Very good Jesse. I have two friends with gender dysmorphic disorder, and I can tell you that their gender transformation wasn’t a “choice” but a necessity. The pain of being born with the “wrong” genitalia runs so deep. Both of my friends went from female to male, and both seem so much more “themselves” with this dramatic change. People who have not experienced this (either themselves or empathetically as a friend) do not understand it one bit, and can be very resistant. I’m so happy you shared your experience and the confusing emotions behind this type of situation. I hope you can now explore the different parts of your soul regardless of gender identity. You are you…not mater if you’re a Mrs. or a Mr.



    • just watched the documentary “Becoming Chaz” and I agree that as humans we are each completely unique. I think we all have both genders in us, some have stronger leanings toward one side or another. The important thing is that we accept one another as we are, and live true to ourselves. No other judgment matters. Thanks for your honesty Jesse.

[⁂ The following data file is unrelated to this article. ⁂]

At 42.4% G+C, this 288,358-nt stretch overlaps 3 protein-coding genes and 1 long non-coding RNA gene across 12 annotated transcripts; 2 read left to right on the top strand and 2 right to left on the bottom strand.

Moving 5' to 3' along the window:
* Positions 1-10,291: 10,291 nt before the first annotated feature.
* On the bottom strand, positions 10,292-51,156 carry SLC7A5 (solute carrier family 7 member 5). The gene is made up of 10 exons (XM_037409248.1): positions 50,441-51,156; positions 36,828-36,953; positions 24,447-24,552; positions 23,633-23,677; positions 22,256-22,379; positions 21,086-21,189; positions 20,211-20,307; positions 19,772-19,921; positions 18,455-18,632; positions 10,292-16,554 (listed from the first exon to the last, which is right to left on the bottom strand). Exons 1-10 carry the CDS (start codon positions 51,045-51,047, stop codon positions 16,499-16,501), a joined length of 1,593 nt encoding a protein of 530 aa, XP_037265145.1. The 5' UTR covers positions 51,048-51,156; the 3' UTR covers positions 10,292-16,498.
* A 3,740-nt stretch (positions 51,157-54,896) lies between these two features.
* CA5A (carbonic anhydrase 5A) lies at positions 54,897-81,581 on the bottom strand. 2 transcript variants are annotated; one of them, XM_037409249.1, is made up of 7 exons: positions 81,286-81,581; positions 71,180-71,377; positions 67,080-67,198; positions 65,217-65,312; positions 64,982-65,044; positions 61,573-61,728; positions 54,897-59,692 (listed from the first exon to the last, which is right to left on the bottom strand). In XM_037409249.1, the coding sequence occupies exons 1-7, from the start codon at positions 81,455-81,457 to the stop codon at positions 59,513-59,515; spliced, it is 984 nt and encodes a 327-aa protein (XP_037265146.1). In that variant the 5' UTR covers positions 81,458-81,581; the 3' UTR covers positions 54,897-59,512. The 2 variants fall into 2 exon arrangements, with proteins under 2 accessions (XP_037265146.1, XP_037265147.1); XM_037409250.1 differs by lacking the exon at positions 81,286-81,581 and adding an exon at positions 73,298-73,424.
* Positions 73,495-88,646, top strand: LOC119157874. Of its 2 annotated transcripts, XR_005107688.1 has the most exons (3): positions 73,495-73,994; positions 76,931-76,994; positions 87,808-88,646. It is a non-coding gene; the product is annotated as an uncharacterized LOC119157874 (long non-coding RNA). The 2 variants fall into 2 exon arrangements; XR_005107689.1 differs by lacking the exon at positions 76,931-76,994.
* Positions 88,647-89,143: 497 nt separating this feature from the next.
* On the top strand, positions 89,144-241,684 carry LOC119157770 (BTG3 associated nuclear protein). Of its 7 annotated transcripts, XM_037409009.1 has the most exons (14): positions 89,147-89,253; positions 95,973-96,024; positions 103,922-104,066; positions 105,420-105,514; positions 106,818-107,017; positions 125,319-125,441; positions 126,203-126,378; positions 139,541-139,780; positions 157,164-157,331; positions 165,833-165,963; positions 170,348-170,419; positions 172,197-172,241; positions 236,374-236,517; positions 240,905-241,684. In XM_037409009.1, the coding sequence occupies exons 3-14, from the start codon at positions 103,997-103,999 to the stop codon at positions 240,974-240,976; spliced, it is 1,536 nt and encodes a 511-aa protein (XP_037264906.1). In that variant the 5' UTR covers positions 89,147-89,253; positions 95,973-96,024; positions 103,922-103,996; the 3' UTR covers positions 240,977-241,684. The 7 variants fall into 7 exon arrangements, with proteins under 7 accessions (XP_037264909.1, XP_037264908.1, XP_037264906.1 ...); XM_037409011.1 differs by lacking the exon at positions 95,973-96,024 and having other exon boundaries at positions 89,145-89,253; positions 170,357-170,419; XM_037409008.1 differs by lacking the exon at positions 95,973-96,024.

• The especial skill that humans have to categorize is helpful when trying to navigate a world of information, but is so detrimental when dealing with specifics – or individuals, and detrimental in so many ways – one of which you have thoughtfully narrated here. Thank you Jesse.


      • Jesse

      • May 11, 2011 at 11:21 am
      • Reply

      I don’t have a television and I didn’t watch Oprah….FYI.



    • Jesse, I think it is on the computer as well. Amazing discussion. I am only hoping those that have to go through this don’t suffer like Chaz but I am afraid they do. If we could only accept someone’s choices about gender as well as we do other things. Or right not everyone does that either. Thanks for the discussion.